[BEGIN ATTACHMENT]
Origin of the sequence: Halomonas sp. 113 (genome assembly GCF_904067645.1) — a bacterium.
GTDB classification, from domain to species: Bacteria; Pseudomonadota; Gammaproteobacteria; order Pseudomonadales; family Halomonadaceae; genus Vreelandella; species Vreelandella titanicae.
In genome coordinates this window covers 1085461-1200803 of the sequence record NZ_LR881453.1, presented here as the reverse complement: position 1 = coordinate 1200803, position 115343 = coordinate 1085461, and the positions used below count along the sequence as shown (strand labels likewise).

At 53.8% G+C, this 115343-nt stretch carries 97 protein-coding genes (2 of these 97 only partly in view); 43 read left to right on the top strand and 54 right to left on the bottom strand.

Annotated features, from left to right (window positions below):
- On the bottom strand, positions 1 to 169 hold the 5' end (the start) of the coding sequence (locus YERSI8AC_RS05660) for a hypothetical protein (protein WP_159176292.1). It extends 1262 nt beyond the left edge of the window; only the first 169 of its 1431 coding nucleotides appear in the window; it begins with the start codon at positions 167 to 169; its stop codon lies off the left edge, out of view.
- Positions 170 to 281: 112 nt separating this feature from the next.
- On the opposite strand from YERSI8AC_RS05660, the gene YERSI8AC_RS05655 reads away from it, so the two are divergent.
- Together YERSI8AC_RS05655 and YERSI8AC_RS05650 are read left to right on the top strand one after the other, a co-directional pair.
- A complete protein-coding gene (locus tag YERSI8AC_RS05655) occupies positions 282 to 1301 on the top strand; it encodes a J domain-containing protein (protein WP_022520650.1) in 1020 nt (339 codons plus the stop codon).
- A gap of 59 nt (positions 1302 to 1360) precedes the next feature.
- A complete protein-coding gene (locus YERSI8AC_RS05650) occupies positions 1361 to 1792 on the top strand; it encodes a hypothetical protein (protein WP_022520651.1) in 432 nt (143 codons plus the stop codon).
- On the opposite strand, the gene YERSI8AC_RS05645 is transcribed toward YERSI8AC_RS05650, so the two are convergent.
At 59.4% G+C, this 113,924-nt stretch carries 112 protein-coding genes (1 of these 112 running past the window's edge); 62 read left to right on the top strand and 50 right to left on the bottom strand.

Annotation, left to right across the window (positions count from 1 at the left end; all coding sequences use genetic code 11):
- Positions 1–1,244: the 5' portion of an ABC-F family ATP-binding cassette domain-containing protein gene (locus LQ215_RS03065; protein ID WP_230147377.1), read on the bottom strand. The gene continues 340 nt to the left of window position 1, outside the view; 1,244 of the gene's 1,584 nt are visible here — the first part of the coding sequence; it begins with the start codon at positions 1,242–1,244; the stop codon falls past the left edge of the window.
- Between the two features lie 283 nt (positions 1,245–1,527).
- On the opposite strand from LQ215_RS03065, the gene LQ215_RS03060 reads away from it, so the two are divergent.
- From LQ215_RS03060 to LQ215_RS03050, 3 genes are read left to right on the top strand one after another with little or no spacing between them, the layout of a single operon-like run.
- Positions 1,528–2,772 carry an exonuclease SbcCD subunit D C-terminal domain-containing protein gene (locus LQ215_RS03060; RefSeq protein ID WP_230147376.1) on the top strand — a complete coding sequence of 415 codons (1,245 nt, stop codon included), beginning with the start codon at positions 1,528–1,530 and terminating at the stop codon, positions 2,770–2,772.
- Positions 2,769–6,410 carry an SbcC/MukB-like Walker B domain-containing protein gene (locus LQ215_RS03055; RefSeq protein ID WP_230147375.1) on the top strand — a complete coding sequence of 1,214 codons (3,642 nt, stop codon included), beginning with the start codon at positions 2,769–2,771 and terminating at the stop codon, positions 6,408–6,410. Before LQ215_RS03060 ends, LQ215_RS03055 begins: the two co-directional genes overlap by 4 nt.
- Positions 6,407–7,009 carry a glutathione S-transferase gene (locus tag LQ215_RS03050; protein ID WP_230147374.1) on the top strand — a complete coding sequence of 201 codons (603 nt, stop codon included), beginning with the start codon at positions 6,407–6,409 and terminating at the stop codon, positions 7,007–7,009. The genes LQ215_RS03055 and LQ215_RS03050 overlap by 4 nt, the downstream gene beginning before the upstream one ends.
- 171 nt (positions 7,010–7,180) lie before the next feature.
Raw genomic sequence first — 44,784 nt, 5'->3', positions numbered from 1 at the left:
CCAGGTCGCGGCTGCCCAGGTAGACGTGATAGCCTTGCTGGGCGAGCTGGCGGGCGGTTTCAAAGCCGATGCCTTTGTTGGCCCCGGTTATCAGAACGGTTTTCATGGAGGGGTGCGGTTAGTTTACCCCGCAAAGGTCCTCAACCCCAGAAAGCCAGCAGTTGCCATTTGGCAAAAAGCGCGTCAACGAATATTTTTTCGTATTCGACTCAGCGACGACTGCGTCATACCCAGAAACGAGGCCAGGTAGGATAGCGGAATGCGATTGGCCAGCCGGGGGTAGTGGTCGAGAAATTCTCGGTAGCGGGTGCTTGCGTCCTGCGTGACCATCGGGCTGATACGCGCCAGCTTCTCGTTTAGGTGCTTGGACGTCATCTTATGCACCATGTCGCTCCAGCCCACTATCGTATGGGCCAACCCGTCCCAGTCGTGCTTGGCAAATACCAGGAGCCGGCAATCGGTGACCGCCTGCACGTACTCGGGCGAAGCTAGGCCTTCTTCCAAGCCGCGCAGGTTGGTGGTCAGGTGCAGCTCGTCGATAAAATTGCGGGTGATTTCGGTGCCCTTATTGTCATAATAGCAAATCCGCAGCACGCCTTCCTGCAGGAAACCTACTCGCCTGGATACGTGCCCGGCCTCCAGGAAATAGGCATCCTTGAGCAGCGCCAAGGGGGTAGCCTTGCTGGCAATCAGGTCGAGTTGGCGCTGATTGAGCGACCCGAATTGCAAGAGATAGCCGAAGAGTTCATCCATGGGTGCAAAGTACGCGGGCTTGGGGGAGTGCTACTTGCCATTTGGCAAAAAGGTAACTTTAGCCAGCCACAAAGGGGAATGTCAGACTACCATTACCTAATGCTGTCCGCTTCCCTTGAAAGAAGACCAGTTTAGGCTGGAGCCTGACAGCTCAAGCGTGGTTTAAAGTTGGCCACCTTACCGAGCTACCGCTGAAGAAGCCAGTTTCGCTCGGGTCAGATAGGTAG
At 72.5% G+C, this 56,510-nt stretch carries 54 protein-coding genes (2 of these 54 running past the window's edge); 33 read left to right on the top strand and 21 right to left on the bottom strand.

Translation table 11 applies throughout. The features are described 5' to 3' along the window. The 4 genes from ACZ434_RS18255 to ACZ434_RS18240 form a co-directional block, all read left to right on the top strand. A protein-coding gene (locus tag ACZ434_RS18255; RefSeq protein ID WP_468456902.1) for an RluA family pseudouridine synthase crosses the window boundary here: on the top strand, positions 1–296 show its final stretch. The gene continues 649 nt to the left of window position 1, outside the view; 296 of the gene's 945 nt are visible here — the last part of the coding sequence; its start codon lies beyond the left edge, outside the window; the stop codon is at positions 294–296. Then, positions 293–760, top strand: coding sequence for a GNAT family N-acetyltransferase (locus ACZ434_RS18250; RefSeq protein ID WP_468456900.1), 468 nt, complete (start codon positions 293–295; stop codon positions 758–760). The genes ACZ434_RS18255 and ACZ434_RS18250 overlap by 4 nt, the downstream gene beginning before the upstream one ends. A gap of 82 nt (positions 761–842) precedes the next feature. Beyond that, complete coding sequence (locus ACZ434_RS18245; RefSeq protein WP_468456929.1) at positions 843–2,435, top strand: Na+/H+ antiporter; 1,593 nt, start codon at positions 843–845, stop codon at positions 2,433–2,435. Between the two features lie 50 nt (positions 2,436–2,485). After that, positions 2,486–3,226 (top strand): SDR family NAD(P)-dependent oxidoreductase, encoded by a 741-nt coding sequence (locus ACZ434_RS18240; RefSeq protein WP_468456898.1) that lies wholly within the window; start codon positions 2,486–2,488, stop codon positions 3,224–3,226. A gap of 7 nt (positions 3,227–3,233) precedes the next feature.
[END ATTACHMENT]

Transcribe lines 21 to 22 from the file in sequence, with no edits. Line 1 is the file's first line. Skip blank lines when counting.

- Positions 2,769–6,410 carry an SbcC/MukB-like Walker B domain-containing protein gene (locus LQ215_RS03055; RefSeq protein ID WP_230147375.1) on the top strand — a complete coding sequence of 1,214 codons (3,642 nt, stop codon included), beginning with the start codon at positions 2,769–2,771 and terminating at the stop codon, positions 6,408–6,410. Before LQ215_RS03060 ends, LQ215_RS03055 begins: the two co-directional genes overlap by 4 nt.
- Positions 6,407–7,009 carry a glutathione S-transferase gene (locus tag LQ215_RS03050; protein ID WP_230147374.1) on the top strand — a complete coding sequence of 201 codons (603 nt, stop codon included), beginning with the start codon at positions 6,407–6,409 and terminating at the stop codon, positions 7,007–7,009. The genes LQ215_RS03055 and LQ215_RS03050 overlap by 4 nt, the downstream gene beginning before the upstream one ends.